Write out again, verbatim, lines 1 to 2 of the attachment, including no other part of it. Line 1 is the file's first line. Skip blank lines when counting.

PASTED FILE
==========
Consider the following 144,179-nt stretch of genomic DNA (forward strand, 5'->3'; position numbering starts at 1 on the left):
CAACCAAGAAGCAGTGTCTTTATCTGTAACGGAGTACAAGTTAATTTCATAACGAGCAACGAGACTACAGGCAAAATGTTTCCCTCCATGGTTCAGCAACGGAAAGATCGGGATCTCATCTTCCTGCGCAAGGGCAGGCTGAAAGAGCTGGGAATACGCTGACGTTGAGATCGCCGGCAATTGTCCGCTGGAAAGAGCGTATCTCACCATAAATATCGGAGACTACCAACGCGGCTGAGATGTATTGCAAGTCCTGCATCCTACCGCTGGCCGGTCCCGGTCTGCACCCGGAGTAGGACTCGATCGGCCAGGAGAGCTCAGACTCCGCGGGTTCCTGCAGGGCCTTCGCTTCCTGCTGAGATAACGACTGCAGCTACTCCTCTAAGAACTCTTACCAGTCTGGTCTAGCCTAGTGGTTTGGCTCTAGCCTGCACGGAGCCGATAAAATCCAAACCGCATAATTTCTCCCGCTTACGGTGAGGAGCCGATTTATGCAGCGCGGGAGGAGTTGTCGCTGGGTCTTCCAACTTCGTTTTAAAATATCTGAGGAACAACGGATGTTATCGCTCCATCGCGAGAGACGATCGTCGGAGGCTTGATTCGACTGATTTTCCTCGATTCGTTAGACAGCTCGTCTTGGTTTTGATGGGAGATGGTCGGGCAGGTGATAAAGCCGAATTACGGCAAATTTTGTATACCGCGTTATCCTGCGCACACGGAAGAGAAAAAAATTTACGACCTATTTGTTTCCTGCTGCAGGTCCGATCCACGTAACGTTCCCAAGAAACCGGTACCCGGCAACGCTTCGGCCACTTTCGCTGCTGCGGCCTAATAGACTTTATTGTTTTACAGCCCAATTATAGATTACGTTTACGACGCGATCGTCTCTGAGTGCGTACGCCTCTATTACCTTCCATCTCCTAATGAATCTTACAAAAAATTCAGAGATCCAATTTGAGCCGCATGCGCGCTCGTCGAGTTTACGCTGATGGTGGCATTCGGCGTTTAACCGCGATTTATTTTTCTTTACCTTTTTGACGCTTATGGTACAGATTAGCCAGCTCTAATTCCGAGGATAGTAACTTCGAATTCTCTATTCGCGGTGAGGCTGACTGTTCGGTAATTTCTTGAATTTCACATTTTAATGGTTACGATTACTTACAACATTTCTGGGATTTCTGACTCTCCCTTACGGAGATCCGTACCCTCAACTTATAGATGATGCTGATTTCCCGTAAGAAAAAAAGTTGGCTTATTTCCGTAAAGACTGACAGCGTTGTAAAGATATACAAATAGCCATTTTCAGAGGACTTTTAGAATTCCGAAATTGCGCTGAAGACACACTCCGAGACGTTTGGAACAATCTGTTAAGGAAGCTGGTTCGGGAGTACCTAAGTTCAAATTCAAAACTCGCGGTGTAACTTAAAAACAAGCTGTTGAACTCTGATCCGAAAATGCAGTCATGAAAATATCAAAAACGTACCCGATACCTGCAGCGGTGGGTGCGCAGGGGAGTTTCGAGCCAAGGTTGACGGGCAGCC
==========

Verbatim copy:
Consider the following 144,179-nt stretch of genomic DNA (forward strand, 5'->3'; position numbering starts at 1 on the left):
CAACCAAGAAGCAGTGTCTTTATCTGTAACGGAGTACAAGTTAATTTCATAACGAGCAACGAGACTACAGGCAAAATGTTTCCCTCCATGGTTCAGCAACGGAAAGATCGGGATCTCATCTTCCTGCGCAAGGGCAGGCTGAAAGAGCTGGGAATACGCTGACGTTGAGATCGCCGGCAATTGTCCGCTGGAAAGAGCGTATCTCACCATAAATATCGGAGACTACCAACGCGGCTGAGATGTATTGCAAGTCCTGCATCCTACCGCTGGCCGGTCCCGGTCTGCACCCGGAGTAGGACTCGATCGGCCAGGAGAGCTCAGACTCCGCGGGTTCCTGCAGGGCCTTCGCTTCCTGCTGAGATAACGACTGCAGCTACTCCTCTAAGAACTCTTACCAGTCTGGTCTAGCCTAGTGGTTTGGCTCTAGCCTGCACGGAGCCGATAAAATCCAAACCGCATAATTTCTCCCGCTTACGGTGAGGAGCCGATTTATGCAGCGCGGGAGGAGTTGTCGCTGGGTCTTCCAACTTCGTTTTAAAATATCTGAGGAACAACGGATGTTATCGCTCCATCGCGAGAGACGATCGTCGGAGGCTTGATTCGACTGATTTTCCTCGATTCGTTAGACAGCTCGTCTTGGTTTTGATGGGAGATGGTCGGGCAGGTGATAAAGCCGAATTACGGCAAATTTTGTATACCGCGTTATCCTGCGCACACGGAAGAGAAAAAAATTTACGACCTATTTGTTTCCTGCTGCAGGTCCGATCCACGTAACGTTCCCAAGAAACCGGTACCCGGCAACGCTTCGGCCACTTTCGCTGCTGCGGCCTAATAGACTTTATTGTTTTACAGCCCAATTATAGATTACGTTTACGACGCGATCGTCTCTGAGTGCGTACGCCTCTATTACCTTCCATCTCCTAATGAATCTTACAAAAAATTCAGAGATCCAATTTGAGCCGCATGCGCGCTCGTCGAGTTTACGCTGATGGTGGCATTCGGCGTTTAACCGCGATTTATTTTTCTTTACCTTTTTGACGCTTATGGTACAGATTAGCCAGCTCTAATTCCGAGGATAGTAACTTCGAATTCTCTATTCGCGGTGAGGCTGACTGTTCGGTAATTTCTTGAATTTCACATTTTAATGGTTACGATTACTTACAACATTTCTGGGATTTCTGACTCTCCCTTACGGAGATCCGTACCCTCAACTTATAGATGATGCTGATTTCCCGTAAGAAAAAAAGTTGGCTTATTTCCGTAAAGACTGACAGCGTTGTAAAGATATACAAATAGCCATTTTCAGAGGACTTTTAGAATTCCGAAATTGCGCTGAAGACACACTCCGAGACGTTTGGAACAATCTGTTAAGGAAGCTGGTTCGGGAGTACCTAAGTTCAAATTCAAAACTCGCGGTGTAACTTAAAAACAAGCTGTTGAACTCTGATCCGAAAATGCAGTCATGAAAATATCAAAAACGTACCCGATACCTGCAGCGGTGGGTGCGCAGGGGAGTTTCGAGCCAAGGTTGACGGGCAGCC